First, we have the variable – by a variable we mean simply something whose level or degree or amount can vary over the course of time. That is, from one minute to the next or one month to the next, it could go higher or it could go lower. It can even just stay the same for some period provided that it retains the fundamental characteristic that it could go up or down. In grammatical terms, variables tend to fall in the category of noun (Speed) or noun phrase (Actual Volume of Sales). We represent a variable by an enclosed shape such as a rectangle or an oval.
Thus, Morale serves as the critical variable in our example. So, a variable exhibits behavior over time in the sense of going up or down, and possesses a highness or lowness at we can measure any given point in time. Note that some variables we will classify as internal to the system, and others we will classify as external to the system. More on that in a few moments …
Second, we have the link. A link represents a cause-and-effect relationship between exactly two variables. That is, we show a link as an arrow: on the blunt end we position the cause while on the pointed end we position the effect.
Go back to the example about Morale. Suppose that you received a pay cut, and since then your Morale has suffered. We ask this additional question: Could we consider ‘pay’ a variable, just as we consider Morale a variable? Can your pay vary over time? If it can, then we qualify it as a variable. You might say, then, that a change in your Pay has a link to your change in Morale, it caused a change in your Morale. Cause-and-effect, pay-and-morale.
There’s more. Not only did the change in your Pay cause the change in your Morale, but you know the direction of the change: as your Pay changed (went lower), your Morale did as well. Thus they changed in the same direction. We might expect that if your Pay went up, so would your Morale. But maybe you have still more information to capture in your model. Suppose that the Pay has really significant importance to you because you fundamentally feel too much pressure in your job. In fact, they could pay you less if you were subject to less pressure. Ah! Does ‘degree of pressure’ seem something which can change over time? If we can answer yes, then we have another variable. Here it seems that as Pressure does down, then Morale goes up: a change in the opposite direction.
We need just one more bit of information to finish with the links. While we represent them by an arrow on picture, the diagram, we really need to document just why we believe that we can connect these two variable in this way. We need to answer this kind of question: "Why does it appear that as Pressure goes down, then Morale goes up?" Our answer might go like this: As the Pressure goes up, we start to cut corners on quality and we really want take pride in our work. We would represent this understanding in words like this: "As Pressure goes up then Morale goes down because of the impact on quality and pride in our work." That explains what happens if the Pressure goes up, but what if the Pressure should go down? Our explanation would be backwards. So instead, we could document it this generic way: "As Pressure changes then Morale changes in the opposite direction because of the impact on quality and pride in our work" And when we draw the link, we use the abbreviation ‘S’ to signal a change in the same direction, and an ‘O’ to signal a change in the opposite direction.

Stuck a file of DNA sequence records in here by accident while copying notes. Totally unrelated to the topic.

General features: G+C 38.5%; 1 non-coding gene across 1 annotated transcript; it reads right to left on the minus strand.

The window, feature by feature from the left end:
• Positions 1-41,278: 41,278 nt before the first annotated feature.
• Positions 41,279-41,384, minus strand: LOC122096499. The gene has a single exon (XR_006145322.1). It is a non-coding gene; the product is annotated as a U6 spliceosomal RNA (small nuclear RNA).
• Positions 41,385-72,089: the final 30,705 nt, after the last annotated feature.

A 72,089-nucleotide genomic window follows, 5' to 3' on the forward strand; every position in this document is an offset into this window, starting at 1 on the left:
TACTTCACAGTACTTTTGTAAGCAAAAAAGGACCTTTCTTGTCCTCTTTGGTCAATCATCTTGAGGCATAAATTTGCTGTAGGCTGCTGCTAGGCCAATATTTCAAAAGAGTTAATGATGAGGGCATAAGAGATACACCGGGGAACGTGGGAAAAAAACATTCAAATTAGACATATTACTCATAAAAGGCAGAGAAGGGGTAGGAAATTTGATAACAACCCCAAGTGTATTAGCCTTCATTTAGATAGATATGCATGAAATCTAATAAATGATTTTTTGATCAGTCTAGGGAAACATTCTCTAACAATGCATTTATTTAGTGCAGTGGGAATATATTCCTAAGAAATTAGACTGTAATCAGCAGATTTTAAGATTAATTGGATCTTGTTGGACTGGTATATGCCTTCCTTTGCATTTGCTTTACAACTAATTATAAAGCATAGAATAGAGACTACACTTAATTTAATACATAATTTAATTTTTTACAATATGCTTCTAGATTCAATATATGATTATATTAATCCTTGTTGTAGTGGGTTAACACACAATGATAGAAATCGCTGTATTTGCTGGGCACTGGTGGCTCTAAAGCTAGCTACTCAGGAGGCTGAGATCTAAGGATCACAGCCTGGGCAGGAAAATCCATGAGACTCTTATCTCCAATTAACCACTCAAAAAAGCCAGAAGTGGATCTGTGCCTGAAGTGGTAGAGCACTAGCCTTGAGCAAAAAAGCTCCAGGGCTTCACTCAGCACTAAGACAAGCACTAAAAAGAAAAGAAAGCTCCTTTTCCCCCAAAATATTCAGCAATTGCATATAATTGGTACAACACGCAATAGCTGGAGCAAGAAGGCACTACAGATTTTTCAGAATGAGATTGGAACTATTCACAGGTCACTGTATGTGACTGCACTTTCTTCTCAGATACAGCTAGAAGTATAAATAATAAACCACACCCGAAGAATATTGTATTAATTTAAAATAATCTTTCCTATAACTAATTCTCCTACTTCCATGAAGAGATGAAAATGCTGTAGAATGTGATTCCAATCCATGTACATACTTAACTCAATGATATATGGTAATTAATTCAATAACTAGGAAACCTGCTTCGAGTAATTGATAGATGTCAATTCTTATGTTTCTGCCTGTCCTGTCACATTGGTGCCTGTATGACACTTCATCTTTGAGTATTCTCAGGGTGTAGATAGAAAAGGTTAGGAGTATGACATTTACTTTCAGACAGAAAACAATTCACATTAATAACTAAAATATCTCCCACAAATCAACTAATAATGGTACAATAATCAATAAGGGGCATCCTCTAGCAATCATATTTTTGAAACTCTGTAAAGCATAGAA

The words that come after ‘because’ we call the mental model for this particular link. In fact, each link represents a specific mental model of how the system works. We need to document these mental model as a vital step in constructing the model. And the set of mental models serves as an integral part of the completed systems model. Thus, the systems model consists of both the picture (showing the variable and the links), and the mental models which explain the links. In some cases, where the someone reviewing a variable might not find it self-explanatory, we may also need to include comments on just what we mean by the variables we’ve used.
We see with the variable called Morale that it represents one effect but results from two separate causes. We could just as easily have the opposite situation – we just as commonly find situations where we have one cause with two effects. In fact, we don’t have a hard limit on the number of causes for an effect or vice versa.
So far we have looked at what we might call a segment of a large system. We’ve identified two causes linked to one effect. But we sense that the picture remains incomplete. Morale, after all, must cause something. And something causes Pressure and perhaps even Pay! Without going too deeply into this domain, let’s suppose that we discover through our conversation that Pressure results from the number of customer complaints. Hmmm. Can the number of current customer complaints vary over time? Yes. Therefore it qualifies as a variable. And as we understand things so far, when Complaints changes, Pressure changes in the same direction. Now we have a little more complete picture: As Complaints go up, Pressure goes up, then Morale goes down. Now we have the situation where Pressure sits between two other variable. It now serves both an effect and a cause!